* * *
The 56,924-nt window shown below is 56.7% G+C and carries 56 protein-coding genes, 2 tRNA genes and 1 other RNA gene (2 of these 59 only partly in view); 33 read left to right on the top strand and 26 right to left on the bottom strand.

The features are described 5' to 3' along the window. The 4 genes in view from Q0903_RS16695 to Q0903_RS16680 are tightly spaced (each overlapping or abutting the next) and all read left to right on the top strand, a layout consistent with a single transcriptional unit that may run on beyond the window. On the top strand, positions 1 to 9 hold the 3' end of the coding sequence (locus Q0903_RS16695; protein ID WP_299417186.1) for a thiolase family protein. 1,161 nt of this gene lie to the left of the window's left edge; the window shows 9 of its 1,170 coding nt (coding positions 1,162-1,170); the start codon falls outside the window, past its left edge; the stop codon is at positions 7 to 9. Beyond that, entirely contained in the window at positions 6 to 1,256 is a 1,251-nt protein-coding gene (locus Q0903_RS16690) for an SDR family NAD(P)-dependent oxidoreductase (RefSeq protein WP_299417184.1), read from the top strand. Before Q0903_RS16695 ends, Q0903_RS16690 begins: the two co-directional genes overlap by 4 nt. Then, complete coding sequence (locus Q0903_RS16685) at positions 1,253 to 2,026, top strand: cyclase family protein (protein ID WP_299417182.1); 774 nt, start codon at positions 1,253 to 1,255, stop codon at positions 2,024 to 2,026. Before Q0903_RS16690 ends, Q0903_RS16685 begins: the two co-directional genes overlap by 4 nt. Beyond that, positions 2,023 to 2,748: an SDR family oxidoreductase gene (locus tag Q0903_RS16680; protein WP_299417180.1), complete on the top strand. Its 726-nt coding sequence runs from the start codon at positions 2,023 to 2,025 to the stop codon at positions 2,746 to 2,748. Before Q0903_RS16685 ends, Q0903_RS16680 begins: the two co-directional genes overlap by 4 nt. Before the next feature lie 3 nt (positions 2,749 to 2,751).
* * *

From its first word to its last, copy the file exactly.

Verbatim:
The 56,924-nt window shown below is 56.7% G+C and carries 56 protein-coding genes, 2 tRNA genes and 1 other RNA gene (2 of these 59 only partly in view); 33 read left to right on the top strand and 26 right to left on the bottom strand.

The features are described 5' to 3' along the window. The 4 genes in view from Q0903_RS16695 to Q0903_RS16680 are tightly spaced (each overlapping or abutting the next) and all read left to right on the top strand, a layout consistent with a single transcriptional unit that may run on beyond the window. On the top strand, positions 1 to 9 hold the 3' end of the coding sequence (locus Q0903_RS16695; protein ID WP_299417186.1) for a thiolase family protein. 1,161 nt of this gene lie to the left of the window's left edge; the window shows 9 of its 1,170 coding nt (coding positions 1,162-1,170); the start codon falls outside the window, past its left edge; the stop codon is at positions 7 to 9. Beyond that, entirely contained in the window at positions 6 to 1,256 is a 1,251-nt protein-coding gene (locus Q0903_RS16690) for an SDR family NAD(P)-dependent oxidoreductase (RefSeq protein WP_299417184.1), read from the top strand. Before Q0903_RS16695 ends, Q0903_RS16690 begins: the two co-directional genes overlap by 4 nt. Then, complete coding sequence (locus Q0903_RS16685) at positions 1,253 to 2,026, top strand: cyclase family protein (protein ID WP_299417182.1); 774 nt, start codon at positions 1,253 to 1,255, stop codon at positions 2,024 to 2,026. Before Q0903_RS16690 ends, Q0903_RS16685 begins: the two co-directional genes overlap by 4 nt. Beyond that, positions 2,023 to 2,748: an SDR family oxidoreductase gene (locus tag Q0903_RS16680; protein WP_299417180.1), complete on the top strand. Its 726-nt coding sequence runs from the start codon at positions 2,023 to 2,025 to the stop codon at positions 2,746 to 2,748. Before Q0903_RS16685 ends, Q0903_RS16680 begins: the two co-directional genes overlap by 4 nt. Before the next feature lie 3 nt (positions 2,749 to 2,751).